The supersonic Lockheed Martin F-35B Lightning II stealth fighter, piloted by Graham Tomlinson, lands vertically for the first time at Naval Air Station Patuxent River, Maryland on March 18, 2010. The F-35B will be used by the US Marine Corps, the United Kingdom's Royal Navy and Royal Air Force, and the Italian Navy and Air Force. It is the first supersonic fighter capable of short takeoffs and vertical landings, and will have the capability to operate from austere bases near front-line combat areas, and from small ships. [Xinhua]
WASHINGTON - US weapons manufacturer Lockheed Martin said Thursday the company's F-35 Joint Strike Fighter succeeded in vertical landing test for the first time earlier in the day, a rare piece of good news for the problem prone program.
According to a press release from the company, the test was conducted with an F-35B stealth fighter in Naval Air Station Patuxent River in Maryland, near Washington. The test pilot performed a short takeoff, and positioned the aircraft about 50 meters above the airfield, where the jet hovered for approximately one minute then descended to the runway.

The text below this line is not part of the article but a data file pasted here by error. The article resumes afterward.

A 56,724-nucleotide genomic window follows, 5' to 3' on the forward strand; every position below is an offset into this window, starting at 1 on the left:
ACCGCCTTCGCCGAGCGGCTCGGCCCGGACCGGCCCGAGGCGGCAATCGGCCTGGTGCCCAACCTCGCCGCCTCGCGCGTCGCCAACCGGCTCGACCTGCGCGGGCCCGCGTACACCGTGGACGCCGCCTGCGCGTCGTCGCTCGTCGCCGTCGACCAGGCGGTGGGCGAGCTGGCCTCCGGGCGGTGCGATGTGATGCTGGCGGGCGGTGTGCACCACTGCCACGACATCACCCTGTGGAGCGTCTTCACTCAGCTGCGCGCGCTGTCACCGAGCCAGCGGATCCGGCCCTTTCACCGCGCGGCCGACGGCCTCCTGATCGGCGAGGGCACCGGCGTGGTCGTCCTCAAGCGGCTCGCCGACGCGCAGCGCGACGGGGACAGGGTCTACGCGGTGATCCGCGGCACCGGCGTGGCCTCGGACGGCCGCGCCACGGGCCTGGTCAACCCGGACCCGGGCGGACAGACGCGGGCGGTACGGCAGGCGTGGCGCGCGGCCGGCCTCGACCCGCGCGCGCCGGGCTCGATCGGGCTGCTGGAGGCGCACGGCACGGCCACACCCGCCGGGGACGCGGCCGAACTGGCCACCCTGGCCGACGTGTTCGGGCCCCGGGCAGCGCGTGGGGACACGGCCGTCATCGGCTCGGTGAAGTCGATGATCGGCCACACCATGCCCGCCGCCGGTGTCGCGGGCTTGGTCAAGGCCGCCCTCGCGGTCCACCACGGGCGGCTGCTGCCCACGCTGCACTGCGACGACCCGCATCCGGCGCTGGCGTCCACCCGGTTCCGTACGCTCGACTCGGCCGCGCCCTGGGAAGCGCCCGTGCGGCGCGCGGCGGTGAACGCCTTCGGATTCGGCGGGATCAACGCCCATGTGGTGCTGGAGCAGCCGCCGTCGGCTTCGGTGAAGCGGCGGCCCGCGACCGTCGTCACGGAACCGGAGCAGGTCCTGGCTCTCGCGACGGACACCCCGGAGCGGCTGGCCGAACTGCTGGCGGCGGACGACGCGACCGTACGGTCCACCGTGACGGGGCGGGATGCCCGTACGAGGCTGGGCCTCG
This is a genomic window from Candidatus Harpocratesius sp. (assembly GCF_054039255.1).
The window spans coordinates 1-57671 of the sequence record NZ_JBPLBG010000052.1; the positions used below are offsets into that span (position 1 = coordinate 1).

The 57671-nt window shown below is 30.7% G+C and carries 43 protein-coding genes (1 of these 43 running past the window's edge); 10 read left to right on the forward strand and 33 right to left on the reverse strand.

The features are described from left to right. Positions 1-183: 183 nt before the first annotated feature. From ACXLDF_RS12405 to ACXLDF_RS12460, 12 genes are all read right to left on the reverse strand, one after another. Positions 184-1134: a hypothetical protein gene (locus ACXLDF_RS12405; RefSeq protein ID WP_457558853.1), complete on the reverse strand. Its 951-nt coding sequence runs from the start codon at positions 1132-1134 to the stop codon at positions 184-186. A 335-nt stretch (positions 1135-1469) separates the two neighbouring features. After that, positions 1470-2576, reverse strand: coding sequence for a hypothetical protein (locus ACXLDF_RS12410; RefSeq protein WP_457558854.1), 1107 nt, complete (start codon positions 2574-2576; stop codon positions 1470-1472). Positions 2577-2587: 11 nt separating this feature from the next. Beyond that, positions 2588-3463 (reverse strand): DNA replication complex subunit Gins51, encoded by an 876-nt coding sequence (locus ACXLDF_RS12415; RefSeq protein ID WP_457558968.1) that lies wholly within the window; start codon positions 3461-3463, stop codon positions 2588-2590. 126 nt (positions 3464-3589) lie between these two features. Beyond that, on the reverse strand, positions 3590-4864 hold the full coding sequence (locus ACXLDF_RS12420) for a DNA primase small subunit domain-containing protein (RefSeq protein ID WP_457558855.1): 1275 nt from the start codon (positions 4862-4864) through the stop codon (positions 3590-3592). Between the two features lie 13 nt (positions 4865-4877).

The test confirmed the plane's ability to land in confined areas. Doug Pearson, Lockheed Martin vice president of F-35 test and verification, said the test demonstrates the fighter's capacity to operate from a very small area at sea or on shore, which he called "a unique capability for a supersonic, stealth fighter." More of such tests would be conducted in the future.
F-35 is the Pentagon's marquee fighter jet program, but it was marred by delays and budget overruns. Senior Pentagon officials informed the Congress last week the price of F-35 has gone up drastically to 80 to 95 million apiece in base-year 2002 US dollars, from the original 50 million in 2001. The Pentagon plans to spend an estimated 300 billion dollars over the next 25 years on the program.